MILWAUKEE – Lots of folks are eating more takeout lately, and more than one-third of Americans have fast food on any given day.
But that doesn’t mean the choices have to be unhealthy.
Consumer Reports’ nutritionists evaluated menus from 17 chain restaurants to determine which ones offer nutritious options.
They rated a restaurant’s overall healthfulness on many criteria.
Does it feature healthy food front and center?
Are there alternatives to sugar-sweetened beverages?
Can you find a variety of whole grains on the menu?
Restaurants at the top of Consumer Reports’ ratings—CoreLife Eatery, Sweetgreen, Chopt, and True Food Kitchen—offer colorful veggie-packed dishes.
And choosing from a variety of toppings, like beans and veggies, and proteins, like seafood and tofu, over a base of whole grains or leafy
greens puts you in control of how healthful your meal will be.
Another piece of good news for consumers is that Consumer Reports found the calorie counts generally matched what the restaurants claimed them to be. But sodium was problematic, and there’s room for improvement.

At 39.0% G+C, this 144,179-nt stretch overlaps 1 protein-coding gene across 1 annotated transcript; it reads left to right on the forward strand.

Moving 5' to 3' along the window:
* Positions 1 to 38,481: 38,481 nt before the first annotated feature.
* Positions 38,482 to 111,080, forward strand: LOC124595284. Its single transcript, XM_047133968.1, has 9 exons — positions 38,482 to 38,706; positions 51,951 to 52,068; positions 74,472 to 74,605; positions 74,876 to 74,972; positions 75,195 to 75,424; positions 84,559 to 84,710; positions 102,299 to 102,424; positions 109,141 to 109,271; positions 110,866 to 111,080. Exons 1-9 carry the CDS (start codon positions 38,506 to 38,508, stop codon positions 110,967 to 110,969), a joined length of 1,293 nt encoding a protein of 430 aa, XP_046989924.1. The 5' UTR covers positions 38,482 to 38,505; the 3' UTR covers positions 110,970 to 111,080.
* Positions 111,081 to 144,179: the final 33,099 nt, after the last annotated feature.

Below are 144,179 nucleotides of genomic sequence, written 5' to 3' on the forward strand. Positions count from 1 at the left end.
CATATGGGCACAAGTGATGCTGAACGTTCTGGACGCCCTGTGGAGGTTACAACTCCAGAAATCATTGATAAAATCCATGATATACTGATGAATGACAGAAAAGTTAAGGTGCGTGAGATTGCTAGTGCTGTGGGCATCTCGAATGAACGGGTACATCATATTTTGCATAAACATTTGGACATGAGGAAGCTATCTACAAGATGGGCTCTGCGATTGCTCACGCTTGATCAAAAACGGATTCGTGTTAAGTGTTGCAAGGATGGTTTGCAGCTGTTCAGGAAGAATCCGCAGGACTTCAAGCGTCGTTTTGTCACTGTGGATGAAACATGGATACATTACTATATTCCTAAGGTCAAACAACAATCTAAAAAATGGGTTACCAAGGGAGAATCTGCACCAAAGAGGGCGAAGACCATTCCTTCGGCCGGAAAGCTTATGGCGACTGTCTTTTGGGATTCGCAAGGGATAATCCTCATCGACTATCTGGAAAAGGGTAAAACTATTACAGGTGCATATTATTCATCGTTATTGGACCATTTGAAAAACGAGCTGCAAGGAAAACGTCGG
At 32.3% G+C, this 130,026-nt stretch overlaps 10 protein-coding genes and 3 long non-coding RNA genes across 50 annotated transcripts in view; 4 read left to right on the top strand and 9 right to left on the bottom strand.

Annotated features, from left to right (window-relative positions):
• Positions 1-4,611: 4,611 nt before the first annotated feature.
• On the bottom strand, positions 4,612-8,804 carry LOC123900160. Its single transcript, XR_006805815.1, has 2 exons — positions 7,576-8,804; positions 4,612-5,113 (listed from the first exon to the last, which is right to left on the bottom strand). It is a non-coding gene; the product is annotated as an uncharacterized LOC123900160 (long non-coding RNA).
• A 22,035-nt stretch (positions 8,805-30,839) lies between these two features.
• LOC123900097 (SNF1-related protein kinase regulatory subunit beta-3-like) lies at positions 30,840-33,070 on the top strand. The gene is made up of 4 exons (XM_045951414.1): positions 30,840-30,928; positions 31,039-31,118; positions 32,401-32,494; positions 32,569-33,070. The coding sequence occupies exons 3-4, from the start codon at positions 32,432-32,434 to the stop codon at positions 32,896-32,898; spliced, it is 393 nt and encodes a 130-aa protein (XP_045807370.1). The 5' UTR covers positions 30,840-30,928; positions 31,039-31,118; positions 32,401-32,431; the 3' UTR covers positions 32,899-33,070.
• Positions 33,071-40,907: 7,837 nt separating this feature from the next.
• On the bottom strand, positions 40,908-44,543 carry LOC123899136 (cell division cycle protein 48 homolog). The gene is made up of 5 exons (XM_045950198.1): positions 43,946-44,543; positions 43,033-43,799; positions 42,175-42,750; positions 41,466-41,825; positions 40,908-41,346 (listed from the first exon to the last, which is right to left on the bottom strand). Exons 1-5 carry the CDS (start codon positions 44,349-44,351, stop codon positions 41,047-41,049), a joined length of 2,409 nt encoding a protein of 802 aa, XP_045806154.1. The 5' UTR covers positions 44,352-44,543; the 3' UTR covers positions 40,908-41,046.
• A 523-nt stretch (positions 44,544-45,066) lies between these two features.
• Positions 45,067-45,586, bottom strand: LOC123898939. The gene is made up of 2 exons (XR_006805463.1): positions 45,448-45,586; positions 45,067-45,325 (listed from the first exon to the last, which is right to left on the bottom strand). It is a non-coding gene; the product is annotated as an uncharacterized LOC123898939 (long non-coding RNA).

The sodium levels at restaurants can be off the charts, and laboratory tests also showed that what the restaurants claimed wasn’t always accurate.
Condiments like salad dressings, soy sauce, ketchup, and barbecue sauce are high in sodium, so use them sparingly.
Another way to stay in control?
Plan what you’ll eat before you get to the restaurant.
You can stay within daily calorie and sodium limits by checking out nutrition information on company websites.
And last, portions at many of the restaurants Consumer Reports looked at were big enough to satisfy two people.
So consider sharing an entrée.
Which restaurants are at the bottom of CR’s list?
The Cheesecake Factory, Subway, Olive Garden, Applebee’s, McDonalds, and Domino’s Pizza.
They could serve their customers better by cutting back on sodium, offering more fresh vegetable and whole-grain options, and more drinks that aren’t loaded with sugar.
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